Mike Phipps reviews Black resistance to British policing by Adam Elliott-Cooper, published by Manchester University Press and Brick by Brick: How We Build a World Without Prisons by Cradle Community, published by Hajar Press.
Black resistance to British policing is an academic work but is written by someone with first-hand experience: the author was himself arrested for his involvement in Black Lives Matter protests. His book is based on a decade of research and re-writing and constitutes an important addition to the growing literature on this subject.
This is not a book primarily about state racism, but about resistance to it. But it does have an understanding of racism that goes beyond the idea of ‘white privilege’. Racism is not just an interpersonal act that can be fixed by the promotion of Black individuals to positions of leadership, argues Elliott-Cooper: it is a mechanism whereby capitalism and the state reproduce their power. Hence, Black liberation requires the liberation of all people.
The author takes us through some of the well known conflicts between the police and sections of the Black community -St Pauls in Bristol, Brixton, Broadwater Farm, Handsworth, but also some of the less well known ones– who now remembers the Harlesden Six case in 1976 where police brutality was resisted by Black women?
The revolt in Liverpool 8 in 1981 saw tactics from Northern Ireland deployed – CS gas, police driving vans into crowds of people, in one case killing a disabled man. Many of these methods had roots in colonial policing. Yet an equally lasting legacy of these uprisings is one of co-optation – the use of soft power and targeted funding to configure “a state-managed anti-racism, in which Black politics has been stripped of its radicalism.”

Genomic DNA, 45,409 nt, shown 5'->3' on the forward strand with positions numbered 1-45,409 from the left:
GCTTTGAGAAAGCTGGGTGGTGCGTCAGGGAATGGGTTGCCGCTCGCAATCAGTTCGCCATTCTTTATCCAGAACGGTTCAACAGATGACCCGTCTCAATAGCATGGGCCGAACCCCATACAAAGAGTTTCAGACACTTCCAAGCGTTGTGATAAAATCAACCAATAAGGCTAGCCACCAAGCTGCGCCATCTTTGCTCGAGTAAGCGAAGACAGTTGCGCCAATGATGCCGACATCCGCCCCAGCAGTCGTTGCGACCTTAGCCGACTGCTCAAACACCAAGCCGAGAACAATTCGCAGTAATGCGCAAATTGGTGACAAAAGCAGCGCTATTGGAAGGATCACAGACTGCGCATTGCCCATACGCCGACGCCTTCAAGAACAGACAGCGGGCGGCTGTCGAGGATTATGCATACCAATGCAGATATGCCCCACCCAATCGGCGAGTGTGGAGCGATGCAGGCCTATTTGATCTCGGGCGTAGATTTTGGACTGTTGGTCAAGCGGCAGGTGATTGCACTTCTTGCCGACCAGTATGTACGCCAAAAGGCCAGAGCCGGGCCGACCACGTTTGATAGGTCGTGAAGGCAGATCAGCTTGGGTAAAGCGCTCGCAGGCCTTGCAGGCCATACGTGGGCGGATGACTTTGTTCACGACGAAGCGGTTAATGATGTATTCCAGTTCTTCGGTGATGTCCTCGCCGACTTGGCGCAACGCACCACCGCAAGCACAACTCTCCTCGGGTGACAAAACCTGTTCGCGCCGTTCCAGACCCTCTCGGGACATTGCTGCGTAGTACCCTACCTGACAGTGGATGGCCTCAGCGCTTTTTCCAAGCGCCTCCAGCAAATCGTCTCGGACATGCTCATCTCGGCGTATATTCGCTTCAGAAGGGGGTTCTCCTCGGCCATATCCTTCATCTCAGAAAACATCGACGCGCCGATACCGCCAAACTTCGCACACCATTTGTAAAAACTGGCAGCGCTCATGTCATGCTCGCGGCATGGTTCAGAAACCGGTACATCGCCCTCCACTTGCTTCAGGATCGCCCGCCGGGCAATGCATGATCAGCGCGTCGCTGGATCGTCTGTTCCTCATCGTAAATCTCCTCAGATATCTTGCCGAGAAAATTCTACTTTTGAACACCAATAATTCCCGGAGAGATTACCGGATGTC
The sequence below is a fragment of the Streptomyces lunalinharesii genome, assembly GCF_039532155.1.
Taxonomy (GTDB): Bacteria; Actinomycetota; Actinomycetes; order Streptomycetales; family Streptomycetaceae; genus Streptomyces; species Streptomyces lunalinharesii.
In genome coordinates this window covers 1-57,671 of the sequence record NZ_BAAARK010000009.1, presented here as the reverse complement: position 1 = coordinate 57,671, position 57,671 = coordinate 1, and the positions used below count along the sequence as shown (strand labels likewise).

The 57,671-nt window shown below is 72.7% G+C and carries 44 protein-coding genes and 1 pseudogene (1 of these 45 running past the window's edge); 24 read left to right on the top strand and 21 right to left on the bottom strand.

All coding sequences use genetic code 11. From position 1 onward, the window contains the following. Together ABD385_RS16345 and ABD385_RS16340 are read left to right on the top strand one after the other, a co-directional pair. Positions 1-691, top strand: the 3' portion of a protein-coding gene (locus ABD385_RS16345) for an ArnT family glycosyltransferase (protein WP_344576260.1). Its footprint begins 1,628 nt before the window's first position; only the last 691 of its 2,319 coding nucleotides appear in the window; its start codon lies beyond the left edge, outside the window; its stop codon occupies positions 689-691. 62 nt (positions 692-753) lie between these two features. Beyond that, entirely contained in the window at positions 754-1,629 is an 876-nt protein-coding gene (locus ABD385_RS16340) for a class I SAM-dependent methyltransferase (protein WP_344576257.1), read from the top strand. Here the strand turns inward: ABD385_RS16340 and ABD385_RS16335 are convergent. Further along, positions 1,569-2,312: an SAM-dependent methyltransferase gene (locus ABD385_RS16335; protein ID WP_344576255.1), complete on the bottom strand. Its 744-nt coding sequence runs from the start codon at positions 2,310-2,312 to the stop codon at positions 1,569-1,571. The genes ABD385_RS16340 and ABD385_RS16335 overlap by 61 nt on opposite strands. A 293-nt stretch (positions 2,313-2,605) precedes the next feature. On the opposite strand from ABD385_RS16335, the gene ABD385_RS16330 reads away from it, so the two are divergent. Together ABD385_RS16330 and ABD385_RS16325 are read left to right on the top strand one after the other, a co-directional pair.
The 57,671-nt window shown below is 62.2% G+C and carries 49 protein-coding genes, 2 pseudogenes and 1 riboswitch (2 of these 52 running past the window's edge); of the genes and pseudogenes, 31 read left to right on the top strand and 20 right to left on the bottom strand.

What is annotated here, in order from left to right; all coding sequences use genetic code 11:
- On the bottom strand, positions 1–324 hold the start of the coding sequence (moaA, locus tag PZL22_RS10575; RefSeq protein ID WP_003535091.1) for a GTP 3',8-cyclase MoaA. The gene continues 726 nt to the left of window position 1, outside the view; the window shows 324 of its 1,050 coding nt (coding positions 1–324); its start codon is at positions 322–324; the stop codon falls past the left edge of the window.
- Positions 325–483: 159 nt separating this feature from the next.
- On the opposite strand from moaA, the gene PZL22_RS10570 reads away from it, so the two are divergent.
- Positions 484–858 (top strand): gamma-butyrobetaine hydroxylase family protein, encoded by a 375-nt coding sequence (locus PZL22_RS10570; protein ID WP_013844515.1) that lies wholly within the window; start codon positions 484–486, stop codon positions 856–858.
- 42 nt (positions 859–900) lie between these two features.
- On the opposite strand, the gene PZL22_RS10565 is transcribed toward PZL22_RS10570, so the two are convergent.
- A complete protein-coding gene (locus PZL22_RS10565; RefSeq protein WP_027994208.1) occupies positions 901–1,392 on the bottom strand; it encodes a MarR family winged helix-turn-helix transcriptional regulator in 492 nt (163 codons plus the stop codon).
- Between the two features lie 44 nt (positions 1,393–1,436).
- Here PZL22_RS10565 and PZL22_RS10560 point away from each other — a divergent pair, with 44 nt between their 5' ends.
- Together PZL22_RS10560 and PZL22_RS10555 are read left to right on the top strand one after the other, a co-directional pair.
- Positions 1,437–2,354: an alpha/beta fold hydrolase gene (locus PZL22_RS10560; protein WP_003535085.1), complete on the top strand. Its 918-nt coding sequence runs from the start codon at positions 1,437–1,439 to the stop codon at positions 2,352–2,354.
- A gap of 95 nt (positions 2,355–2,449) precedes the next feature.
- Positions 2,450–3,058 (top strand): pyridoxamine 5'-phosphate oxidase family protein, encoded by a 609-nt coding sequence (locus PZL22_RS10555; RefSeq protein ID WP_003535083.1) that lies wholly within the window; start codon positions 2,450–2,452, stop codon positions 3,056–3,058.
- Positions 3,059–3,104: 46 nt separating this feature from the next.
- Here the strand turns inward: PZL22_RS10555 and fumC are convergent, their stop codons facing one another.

But with the 21st century, many of these initiatives dried up in the tighter economic climate following the economic crash. Between 2012 and 2019, 700 youth clubs closed and police were increasingly deployed in schools. At the same time, campaigns began to resist the allure of government-led responses to racism. Revelations in 2013 that the police had spied on the Stephen Lawrence Campaign underlined an awareness that little had changed in state attitudes, a fact that was reinforced by the large number of deaths of Black people in police custody.
Elliott-Cooper notes that many of the campaigns around these issues were led by Black women, often mothers, some of whom made the connection of police brutality In the UK to slavery and the colonial experience.
The shooting dead by police of an unarmed Black man in North London in 2011 led to a wave of unrest that spread to 66 locations across the country, with much of the violence of thee protests directed against the police. Elliott-Cooper explodes some of the myths that were spread at the time about ‘alien gang culture’, pointing out that while the majority of people on Greater Manchester Police’s gang database were Black, Asian or Minority Ethnic, the majority of those involved in serious youth violence were actually white. Similar discrepancies were found elsewhere, suggesting that the stated criteria for inclusion in a gang database did not align with the police’s definition of serious youth violence and that racial attitudes were skewing the results.